wronged

[rawngd, rongd]

adjective

treated unfairly or unjustly: the wronged party in the dispute.

Nearby words

  1. wrong side of the tracks,
  2. wrong-foot,
  3. wrong-headed,
  4. wrongdoer,
  5. wrongdoing,
  6. wrongful,
  7. wrongful death,
  8. wrongfully,
  9. wrongheaded,
  10. wrongheadedly

Origin of wronged

First recorded in 1540–50; wrong + -ed2

Related formsun·wronged, adjective

wrong

[rawng, rong]

adjective

not in accordance with what is morally right or good: a wrong deed.
deviating from truth or fact; erroneous: a wrong answer.
not correct in action, judgment, opinion, method, etc., as a person; in error: You are wrong to blame him.
not proper or usual; not in accordance with requirements or recommended practice: the wrong way to hold a golf club.
out of order; awry; amiss: Something is wrong with the machine.
not suitable or appropriate: He always says the wrong thing.
(of clothing) that should be worn or kept inward or under: You're wearing the sweater wrong side out.

noun

that which is wrong, or not in accordance with morality, goodness, or truth; evil: I committed many wrongs.
an injustice: The wrongs they suffered aged them.
Law.
  1. an invasion of another's right, to his damage.
  2. a tort.

adverb

in a wrong manner; not rightly; awry; amiss: You did it wrong again.

verb (used with object)

to do wrong to; treat unfairly or unjustly; harm.
to impute evil to (someone) unjustly; malign.

Origin of wrong

before 1100; (adj.) Middle English wrong, wrang, Old English wrang, perhaps < Old Danish wrang; compare Danish vrang wrong, Old Norse rangr awry; (v. and adv.) Middle English, derivative of the adj.; (noun) Middle English; Old English wrang, derivative of the adj.; akin to wring

Related formswrong·er, nounwrong·ly, adverbwrong·ness, nounqua·si-wrong, adjective

Can be confusedwrong wrongful

Dictionary.com Unabridged Based on the Random House Unabridged Dictionary, © Random House, Inc. 2019

Examples from the Web for wronged


British Dictionary definitions for wronged

wrong

adjective

not correct or truthfulthe wrong answer
acting or judging in erroryou are wrong to think that
(postpositive) immoral; badit is wrong to cheat
deviating from or unacceptable to correct or conventional laws, usage, etc
not intended or wantedthe wrong road
(postpositive) not working properly; amisssomething is wrong with the engine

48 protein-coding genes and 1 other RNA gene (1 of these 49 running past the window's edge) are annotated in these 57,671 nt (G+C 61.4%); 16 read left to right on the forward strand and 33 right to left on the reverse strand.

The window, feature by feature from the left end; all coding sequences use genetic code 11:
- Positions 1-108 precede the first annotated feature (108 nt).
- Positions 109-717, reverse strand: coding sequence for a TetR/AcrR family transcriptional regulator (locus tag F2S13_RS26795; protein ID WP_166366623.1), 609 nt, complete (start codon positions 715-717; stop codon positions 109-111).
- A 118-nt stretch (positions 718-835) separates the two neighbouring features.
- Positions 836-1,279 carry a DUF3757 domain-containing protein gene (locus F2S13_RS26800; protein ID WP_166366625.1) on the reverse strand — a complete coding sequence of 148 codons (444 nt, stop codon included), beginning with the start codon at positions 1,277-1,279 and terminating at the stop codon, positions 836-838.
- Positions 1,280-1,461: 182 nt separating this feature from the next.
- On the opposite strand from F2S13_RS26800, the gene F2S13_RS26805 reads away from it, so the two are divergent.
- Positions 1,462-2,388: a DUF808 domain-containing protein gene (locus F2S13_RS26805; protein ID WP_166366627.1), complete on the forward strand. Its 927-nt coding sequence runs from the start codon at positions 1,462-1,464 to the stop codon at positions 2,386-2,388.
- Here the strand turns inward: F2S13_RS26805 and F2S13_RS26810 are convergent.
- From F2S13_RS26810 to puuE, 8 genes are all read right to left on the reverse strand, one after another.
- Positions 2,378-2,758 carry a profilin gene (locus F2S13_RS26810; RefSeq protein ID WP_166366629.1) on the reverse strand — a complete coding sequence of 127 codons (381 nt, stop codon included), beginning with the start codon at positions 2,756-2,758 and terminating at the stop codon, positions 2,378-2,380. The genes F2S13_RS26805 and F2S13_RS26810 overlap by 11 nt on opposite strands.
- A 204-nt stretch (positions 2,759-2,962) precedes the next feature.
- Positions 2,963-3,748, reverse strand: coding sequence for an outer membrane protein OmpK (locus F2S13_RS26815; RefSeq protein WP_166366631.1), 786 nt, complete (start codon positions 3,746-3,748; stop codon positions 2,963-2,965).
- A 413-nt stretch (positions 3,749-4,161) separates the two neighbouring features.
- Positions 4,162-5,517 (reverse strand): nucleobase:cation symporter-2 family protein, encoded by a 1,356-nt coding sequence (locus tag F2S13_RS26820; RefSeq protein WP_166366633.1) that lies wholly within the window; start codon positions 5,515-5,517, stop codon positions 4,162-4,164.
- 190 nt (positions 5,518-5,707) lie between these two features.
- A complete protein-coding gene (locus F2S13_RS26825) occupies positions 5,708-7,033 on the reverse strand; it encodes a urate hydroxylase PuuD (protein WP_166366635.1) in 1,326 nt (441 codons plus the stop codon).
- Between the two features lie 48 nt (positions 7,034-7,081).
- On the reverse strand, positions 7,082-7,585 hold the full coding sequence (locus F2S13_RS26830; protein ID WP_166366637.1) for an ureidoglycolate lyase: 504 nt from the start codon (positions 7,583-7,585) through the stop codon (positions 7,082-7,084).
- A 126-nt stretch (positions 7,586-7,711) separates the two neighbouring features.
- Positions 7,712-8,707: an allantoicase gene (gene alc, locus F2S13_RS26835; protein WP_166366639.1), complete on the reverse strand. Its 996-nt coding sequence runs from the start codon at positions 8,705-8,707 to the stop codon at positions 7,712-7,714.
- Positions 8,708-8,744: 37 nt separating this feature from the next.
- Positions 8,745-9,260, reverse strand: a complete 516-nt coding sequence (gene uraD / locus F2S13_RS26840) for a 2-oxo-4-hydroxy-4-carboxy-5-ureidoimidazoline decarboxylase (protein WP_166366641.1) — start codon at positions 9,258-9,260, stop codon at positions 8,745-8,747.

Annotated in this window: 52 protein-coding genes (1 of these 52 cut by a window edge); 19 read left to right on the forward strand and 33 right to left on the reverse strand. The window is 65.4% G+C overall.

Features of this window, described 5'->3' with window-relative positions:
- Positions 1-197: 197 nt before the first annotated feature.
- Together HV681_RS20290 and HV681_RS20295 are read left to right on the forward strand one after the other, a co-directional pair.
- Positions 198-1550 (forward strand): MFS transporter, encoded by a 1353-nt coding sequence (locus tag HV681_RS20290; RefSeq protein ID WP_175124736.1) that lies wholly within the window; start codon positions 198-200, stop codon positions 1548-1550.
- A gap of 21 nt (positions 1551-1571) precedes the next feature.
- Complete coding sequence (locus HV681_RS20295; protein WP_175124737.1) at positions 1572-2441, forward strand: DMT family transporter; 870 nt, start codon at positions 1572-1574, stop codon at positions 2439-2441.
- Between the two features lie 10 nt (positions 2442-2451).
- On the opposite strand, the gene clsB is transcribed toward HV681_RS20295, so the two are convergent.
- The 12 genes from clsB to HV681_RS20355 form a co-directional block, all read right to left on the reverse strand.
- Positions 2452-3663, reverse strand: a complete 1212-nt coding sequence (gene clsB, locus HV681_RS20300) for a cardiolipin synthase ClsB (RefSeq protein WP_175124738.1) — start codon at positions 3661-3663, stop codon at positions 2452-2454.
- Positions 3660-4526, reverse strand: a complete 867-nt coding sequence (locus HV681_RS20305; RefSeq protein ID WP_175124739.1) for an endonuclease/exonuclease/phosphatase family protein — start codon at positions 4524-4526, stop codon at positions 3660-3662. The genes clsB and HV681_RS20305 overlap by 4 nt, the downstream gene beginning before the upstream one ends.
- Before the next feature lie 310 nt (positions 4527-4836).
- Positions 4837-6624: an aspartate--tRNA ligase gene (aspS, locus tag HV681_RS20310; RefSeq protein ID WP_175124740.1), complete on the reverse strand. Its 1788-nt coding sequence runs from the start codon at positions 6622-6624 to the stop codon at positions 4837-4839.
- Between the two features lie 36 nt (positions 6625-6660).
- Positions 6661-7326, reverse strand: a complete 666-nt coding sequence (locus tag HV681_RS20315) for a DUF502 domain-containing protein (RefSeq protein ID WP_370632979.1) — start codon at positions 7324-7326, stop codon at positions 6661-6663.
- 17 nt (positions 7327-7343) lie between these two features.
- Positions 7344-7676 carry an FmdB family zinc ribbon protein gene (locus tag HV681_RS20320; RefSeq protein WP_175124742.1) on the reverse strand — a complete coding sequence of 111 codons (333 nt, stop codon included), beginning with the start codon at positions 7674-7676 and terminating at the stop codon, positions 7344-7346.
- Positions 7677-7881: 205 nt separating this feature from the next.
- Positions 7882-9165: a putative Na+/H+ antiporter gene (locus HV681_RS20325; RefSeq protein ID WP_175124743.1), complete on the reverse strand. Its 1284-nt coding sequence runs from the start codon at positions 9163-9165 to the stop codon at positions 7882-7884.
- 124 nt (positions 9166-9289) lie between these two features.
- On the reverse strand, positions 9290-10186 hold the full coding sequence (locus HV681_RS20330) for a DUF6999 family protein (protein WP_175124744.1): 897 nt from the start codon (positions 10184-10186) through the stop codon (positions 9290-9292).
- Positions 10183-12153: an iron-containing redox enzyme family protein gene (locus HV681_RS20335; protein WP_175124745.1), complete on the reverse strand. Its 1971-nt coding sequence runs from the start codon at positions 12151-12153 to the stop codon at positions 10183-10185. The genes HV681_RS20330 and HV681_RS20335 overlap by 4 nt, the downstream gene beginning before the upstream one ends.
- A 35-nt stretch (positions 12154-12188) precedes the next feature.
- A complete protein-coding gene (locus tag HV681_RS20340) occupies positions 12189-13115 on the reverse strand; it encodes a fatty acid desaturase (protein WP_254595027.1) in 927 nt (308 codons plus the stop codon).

US (of a side, esp of a fabric) intended to face the inside so as not to be seen
get on the wrong side of or US get in wrong with informal to come into disfavour with
go down the wrong way (of food) to pass into the windpipe instead of the gullet

adverb

in the wrong direction or manner
go wrong
  1. to turn out other than intended
  2. to make a mistake
  3. (of a machine, etc) to cease to function properly
  4. to go astray morally
get wrong
  1. to fail to understand properly
  2. to fail to provide the correct answer to

noun

a bad, immoral, or unjust thing or action
law
  1. an infringement of another person's rights, rendering the offender liable to a civil action, as for breach of contract or torta private wrong
  2. a violation of public rights and duties, affecting the community as a whole and actionable at the instance of the Crowna public wrong
in the wrong mistaken or guilty

verb (tr)

to treat unjustly
to discredit, malign, or misrepresent
to seduce or violate
Derived Formswronger, nounwrongly, adverbwrongness, noun

Word Origin for wrong

Old English wrang injustice, from Old Norse vrang; see wring

Collins English Dictionary - Complete & Unabridged 2012 Digital Edition © William Collins Sons & Co. Ltd. 1979, 1986 © HarperCollins Publishers 1998, 2000, 2003, 2005, 2006, 2007, 2009, 2012

Word Origin and History for wronged
Online Etymology Dictionary, © 2010 Douglas Harper

Idioms and Phrases with wronged

wrong

see back the wrong horse; bark up the wrong tree; do someone wrong; get someone wrong; get up on the wrong side of bed; go wrong; in the wrong; on the right (wrong) foot; on the right (wrong) tack; right (wrong) side of the tracks; rub the wrong way; take the wrong way; two wrongs do not make a right.

The American Heritage® Idioms Dictionary Copyright © 2002, 2001, 1995 by Houghton Mifflin Harcourt Publishing Company. Published by Houghton Mifflin Harcourt Publishing Company.